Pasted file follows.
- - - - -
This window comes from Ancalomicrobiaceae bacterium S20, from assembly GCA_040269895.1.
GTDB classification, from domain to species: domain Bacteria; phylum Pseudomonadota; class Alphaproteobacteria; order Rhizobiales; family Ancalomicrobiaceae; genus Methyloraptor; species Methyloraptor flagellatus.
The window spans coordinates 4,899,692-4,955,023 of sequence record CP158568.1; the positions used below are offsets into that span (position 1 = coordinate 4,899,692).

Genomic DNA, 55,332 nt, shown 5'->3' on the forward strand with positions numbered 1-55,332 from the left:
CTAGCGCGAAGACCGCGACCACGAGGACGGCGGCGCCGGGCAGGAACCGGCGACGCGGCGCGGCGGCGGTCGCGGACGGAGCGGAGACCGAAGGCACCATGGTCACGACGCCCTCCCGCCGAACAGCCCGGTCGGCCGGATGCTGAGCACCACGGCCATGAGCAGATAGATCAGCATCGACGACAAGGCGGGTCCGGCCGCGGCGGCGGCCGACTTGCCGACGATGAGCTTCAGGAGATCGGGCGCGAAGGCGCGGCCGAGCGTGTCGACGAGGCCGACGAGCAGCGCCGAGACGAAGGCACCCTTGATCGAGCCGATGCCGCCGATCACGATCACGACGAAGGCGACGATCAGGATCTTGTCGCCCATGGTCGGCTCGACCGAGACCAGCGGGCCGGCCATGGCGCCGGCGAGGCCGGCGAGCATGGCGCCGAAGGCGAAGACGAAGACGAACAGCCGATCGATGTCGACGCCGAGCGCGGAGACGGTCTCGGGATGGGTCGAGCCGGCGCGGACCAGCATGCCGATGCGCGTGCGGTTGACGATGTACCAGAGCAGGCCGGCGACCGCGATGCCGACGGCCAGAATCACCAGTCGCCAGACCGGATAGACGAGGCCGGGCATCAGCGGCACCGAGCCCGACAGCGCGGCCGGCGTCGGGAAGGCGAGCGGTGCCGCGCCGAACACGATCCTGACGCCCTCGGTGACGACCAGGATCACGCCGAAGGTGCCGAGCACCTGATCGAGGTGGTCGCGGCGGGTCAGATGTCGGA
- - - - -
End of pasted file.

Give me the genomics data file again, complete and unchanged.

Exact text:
This window comes from Ancalomicrobiaceae bacterium S20, from assembly GCA_040269895.1.
GTDB classification, from domain to species: domain Bacteria; phylum Pseudomonadota; class Alphaproteobacteria; order Rhizobiales; family Ancalomicrobiaceae; genus Methyloraptor; species Methyloraptor flagellatus.
The window spans coordinates 4,899,692-4,955,023 of sequence record CP158568.1; the positions used below are offsets into that span (position 1 = coordinate 4,899,692).

Genomic DNA, 55,332 nt, shown 5'->3' on the forward strand with positions numbered 1-55,332 from the left:
CTAGCGCGAAGACCGCGACCACGAGGACGGCGGCGCCGGGCAGGAACCGGCGACGCGGCGCGGCGGCGGTCGCGGACGGAGCGGAGACCGAAGGCACCATGGTCACGACGCCCTCCCGCCGAACAGCCCGGTCGGCCGGATGCTGAGCACCACGGCCATGAGCAGATAGATCAGCATCGACGACAAGGCGGGTCCGGCCGCGGCGGCGGCCGACTTGCCGACGATGAGCTTCAGGAGATCGGGCGCGAAGGCGCGGCCGAGCGTGTCGACGAGGCCGACGAGCAGCGCCGAGACGAAGGCACCCTTGATCGAGCCGATGCCGCCGATCACGATCACGACGAAGGCGACGATCAGGATCTTGTCGCCCATGGTCGGCTCGACCGAGACCAGCGGGCCGGCCATGGCGCCGGCGAGGCCGGCGAGCATGGCGCCGAAGGCGAAGACGAAGACGAACAGCCGATCGATGTCGACGCCGAGCGCGGAGACGGTCTCGGGATGGGTCGAGCCGGCGCGGACCAGCATGCCGATGCGCGTGCGGTTGACGATGTACCAGAGCAGGCCGGCGACCGCGATGCCGACGGCCAGAATCACCAGTCGCCAGACCGGATAGACGAGGCCGGGCATCAGCGGCACCGAGCCCGACAGCGCGGCCGGCGTCGGGAAGGCGAGCGGTGCCGCGCCGAACACGATCCTGACGCCCTCGGTGACGACCAGGATCACGCCGAAGGTGCCGAGCACCTGATCGAGGTGGTCGCGGCGGGTCAGATGTCGGA